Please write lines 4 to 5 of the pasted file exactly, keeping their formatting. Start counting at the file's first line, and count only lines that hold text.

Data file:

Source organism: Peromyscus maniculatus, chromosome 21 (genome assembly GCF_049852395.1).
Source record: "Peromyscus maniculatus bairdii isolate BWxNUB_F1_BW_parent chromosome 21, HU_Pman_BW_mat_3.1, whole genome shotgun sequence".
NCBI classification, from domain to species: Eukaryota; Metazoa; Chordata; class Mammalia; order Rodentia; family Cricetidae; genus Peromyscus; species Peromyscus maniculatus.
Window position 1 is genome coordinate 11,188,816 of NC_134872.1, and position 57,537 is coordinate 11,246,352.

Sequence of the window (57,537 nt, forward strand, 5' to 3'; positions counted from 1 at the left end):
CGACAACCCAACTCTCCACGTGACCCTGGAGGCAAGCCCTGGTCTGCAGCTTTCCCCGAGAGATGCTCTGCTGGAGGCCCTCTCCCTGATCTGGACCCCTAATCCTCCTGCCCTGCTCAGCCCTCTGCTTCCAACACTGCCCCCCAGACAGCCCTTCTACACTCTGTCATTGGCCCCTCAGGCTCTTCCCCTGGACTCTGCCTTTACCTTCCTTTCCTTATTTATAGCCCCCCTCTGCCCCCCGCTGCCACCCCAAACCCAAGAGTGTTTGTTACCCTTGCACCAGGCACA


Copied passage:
Window position 1 is genome coordinate 11,188,816 of NC_134872.1, and position 57,537 is coordinate 11,246,352.

Sequence of the window (57,537 nt, forward strand, 5' to 3'; positions counted from 1 at the left end):